From Andie Walsh trying desperately to keep Blake from finding out where she lived and socio-economic status in “Pretty In Pink” to Cady trying to keep up with “the plastics” in “Mean Girls”, maintaining a reputation is nothing new in modern America. It just requires a little more work thanks to social media.
In the Digital Age, many of us are now maintaining personal and professional brands every day. For some of us, these brands are our way of making a living. Whether it’s being a public figure on Instagram or maintaining a company YouTube page, many social media power users understand the dangers of getting hacked or having one bad review. In order to fight against hackers and trolls, it’s important to embrace a proactive approach.
- Social Media Guidelines & Policies: If you haven’t already, create guidelines and policies for your company. These are very helpful when keeping everyone on the same page. Write out your company culture and mission, those with roles and responsibilities regarding company social media, processes and security protocols, relevant industry regulations and copyright laws, and overall best practices. This will help settle any general questions or confusion employees might have.
- Social Media Security Checklist: It’s important to conduct a security audit at least once a quarter. This includes obtaining all “verified” accounts on platforms your band is on, enable two-factor authentication, monitoring all accounts for spam and trolls, and writing instructions to train employees on how to identify threats while on social media.
- Threats to Look For: Some threats are more obvious than others but the key is to catch them before they catch you. (1) Unforeseen events can still be fixed if prepared properly. We can’t prevent natural disasters or accidents, but we can ease the harm. If you have a prepared speech for your brand spokesperson, use the same or similar verbiage for your social media announcement or response. This will help keep your messaging consistent. (2) Ongoing brand threats like supply, environment, product flow, and customer service are something to keep an eye on. These could all lead to poor reviews. It helps when a brand is transparent and honest with its audiences when it comes to changes. (3) Risky influencers. We love working with influencers, but they’re also human. Do all your homework to see if an influencer is the right fit for your brand. (4) Angry customers. We know a bad review gone viral can be detrimental to a brand. Address the issue immediately and try to get the conversation to move offline. If needed, release a statement to the rest of your audience.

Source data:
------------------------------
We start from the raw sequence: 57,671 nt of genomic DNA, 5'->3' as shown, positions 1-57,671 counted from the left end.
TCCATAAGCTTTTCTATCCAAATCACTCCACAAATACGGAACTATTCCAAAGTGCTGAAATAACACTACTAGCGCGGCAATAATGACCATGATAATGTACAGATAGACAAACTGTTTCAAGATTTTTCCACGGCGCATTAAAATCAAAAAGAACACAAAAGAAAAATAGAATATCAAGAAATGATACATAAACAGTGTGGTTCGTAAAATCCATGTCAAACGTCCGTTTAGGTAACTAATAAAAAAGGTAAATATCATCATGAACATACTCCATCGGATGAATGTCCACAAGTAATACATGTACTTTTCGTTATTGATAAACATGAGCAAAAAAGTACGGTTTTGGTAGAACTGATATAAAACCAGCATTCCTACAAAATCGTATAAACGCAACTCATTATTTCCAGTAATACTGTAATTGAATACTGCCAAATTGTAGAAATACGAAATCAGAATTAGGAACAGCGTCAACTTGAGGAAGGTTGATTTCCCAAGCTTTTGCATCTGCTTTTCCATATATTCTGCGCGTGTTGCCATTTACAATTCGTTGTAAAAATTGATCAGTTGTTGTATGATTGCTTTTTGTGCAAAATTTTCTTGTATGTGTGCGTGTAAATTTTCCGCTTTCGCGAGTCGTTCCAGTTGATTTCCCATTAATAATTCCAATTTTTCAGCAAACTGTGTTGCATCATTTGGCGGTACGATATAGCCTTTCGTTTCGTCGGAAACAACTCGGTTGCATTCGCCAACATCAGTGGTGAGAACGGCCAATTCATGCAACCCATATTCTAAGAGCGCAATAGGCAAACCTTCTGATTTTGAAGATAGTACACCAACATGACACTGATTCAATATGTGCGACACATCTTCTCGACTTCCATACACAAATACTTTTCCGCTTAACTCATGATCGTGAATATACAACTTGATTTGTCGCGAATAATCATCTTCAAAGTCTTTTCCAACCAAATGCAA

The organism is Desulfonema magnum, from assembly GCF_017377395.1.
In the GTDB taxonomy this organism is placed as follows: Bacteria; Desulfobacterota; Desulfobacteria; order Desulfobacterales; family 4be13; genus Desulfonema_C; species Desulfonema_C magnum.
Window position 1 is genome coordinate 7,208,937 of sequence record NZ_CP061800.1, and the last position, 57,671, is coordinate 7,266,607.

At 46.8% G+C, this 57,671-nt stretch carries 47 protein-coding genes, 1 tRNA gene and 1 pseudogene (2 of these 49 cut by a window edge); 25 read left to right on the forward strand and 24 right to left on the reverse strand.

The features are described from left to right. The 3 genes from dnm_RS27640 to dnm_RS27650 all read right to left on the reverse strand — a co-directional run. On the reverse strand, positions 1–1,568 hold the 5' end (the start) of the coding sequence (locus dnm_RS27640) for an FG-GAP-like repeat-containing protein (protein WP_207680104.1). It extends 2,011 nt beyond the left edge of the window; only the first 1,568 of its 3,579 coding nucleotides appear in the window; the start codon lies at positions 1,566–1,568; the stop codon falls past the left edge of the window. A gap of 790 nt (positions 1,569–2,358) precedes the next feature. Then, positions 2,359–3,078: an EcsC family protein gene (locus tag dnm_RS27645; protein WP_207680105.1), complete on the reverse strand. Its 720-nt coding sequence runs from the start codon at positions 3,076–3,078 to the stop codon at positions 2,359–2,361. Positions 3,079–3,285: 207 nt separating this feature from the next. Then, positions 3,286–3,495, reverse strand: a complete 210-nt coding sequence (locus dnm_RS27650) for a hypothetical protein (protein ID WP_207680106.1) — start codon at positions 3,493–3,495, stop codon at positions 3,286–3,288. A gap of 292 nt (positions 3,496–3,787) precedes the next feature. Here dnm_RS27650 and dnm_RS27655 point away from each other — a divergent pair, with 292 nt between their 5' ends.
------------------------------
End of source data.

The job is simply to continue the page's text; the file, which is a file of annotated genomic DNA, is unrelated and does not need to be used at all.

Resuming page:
- Tell Your Story, Not Them: Just because you can’t remember the last time your company updated its Facebook status, doesn’t mean your story isn’t being told. Many times audiences will check-in or write a review for you and this could paint many misconceptions about your company. This also leaves room for negative reviews or comments, even hacking if passwords haven’t been updated in over a year.
- Reporting & Taking Down Fraudulent Accounts: Always stay ahead of the curve. Be proactive and diligent about searching for fake accounts and odd messages being sent or posted. The longer it takes for you to detect and report copycat accounts or hacks, the longer your brand is vulnerable. Always report copycat accounts immediately, and ask your employees to do the same. Typically accounts that violate platform policies are taken down within 24-48 hours.
- Use Your Tools: The beauty of social media being used in business is that we now have a variety of tools to help us. Be sure to have your notifications on, utilize Google Alerts for mentions of your brand, and search your brand frequently. Using these tools regularly can help prevent attacks on your accounts.